RALEIGH, NC (WBTV/AP) - North Carolina governor Pat McCrory says the state will ask the Supreme Court o weigh in on the voter ID law after an appeals court decided it won't delay enforcement of its ruling striking down the state's photo identification requirement and other election restrictions, including reducing early in-person voting by seven days.
The 4th U.S. Circuit Court of Appeals denied the stay Thursday, one day after state leaders' attorneys requested that last week's ruling be set aside as they prepare to ask the U.S. Supreme Court to consider the case.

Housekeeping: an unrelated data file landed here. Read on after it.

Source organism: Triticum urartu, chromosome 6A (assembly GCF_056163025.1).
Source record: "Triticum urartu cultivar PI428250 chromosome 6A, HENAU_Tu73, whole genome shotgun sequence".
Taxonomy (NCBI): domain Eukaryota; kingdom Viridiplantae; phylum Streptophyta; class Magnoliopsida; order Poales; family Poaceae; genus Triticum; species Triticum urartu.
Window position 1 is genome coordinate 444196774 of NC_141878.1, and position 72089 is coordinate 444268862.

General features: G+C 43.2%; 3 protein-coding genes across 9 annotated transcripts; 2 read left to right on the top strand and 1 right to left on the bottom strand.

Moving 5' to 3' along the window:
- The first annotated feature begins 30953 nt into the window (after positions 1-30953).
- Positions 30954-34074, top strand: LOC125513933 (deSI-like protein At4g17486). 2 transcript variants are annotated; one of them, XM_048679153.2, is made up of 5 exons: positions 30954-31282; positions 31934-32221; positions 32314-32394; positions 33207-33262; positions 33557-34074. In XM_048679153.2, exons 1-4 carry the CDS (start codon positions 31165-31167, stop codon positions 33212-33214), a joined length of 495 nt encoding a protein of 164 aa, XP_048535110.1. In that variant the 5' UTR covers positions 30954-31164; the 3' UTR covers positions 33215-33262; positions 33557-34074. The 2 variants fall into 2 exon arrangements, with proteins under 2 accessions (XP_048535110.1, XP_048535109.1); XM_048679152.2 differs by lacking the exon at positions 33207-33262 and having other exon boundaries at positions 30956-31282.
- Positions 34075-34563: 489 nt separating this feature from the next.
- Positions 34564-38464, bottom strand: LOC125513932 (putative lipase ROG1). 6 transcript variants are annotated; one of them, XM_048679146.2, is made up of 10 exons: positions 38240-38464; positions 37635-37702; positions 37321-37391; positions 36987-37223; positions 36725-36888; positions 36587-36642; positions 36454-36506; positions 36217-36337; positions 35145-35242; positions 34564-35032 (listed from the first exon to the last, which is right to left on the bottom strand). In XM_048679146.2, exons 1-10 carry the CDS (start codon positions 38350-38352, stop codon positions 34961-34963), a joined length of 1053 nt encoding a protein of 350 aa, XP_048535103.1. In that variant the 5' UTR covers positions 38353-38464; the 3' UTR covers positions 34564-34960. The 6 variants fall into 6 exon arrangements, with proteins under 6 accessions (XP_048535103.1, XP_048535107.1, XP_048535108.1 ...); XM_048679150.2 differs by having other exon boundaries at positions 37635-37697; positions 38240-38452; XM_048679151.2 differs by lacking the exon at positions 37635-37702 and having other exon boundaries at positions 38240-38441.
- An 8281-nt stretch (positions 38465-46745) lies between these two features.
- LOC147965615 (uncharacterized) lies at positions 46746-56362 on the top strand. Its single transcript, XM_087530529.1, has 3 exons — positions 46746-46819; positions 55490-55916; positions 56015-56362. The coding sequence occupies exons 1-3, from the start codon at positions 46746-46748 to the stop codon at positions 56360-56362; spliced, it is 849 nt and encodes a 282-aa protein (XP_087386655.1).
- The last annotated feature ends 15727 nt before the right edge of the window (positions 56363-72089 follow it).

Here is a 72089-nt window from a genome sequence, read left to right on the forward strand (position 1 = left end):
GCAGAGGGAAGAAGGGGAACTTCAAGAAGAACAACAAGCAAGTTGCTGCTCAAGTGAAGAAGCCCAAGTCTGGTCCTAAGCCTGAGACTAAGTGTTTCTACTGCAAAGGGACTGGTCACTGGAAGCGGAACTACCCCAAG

"Changing our state's election laws close to the upcoming election, including common sense voter ID, will create confusion for voters and poll workers," Governor Pat McCrory said in a statement Friday afternoon. "The court should have stayed their ruling, which is legally flawed, factually wrong, and disparaging to our state. Therefore, by early next week, we will be asking the U.S. Supreme Court to stay the ruling of the Court of Appeals."
A 4th Circuit panel had determined a 2013 law Republicans approved amounted to intentional discrimination of black voters.
Thursday's order says the harm to disenfranchised voters outweighs granting a delay. Last week's injunction means no voter ID mandate and 17 days of early voting with same-day registration.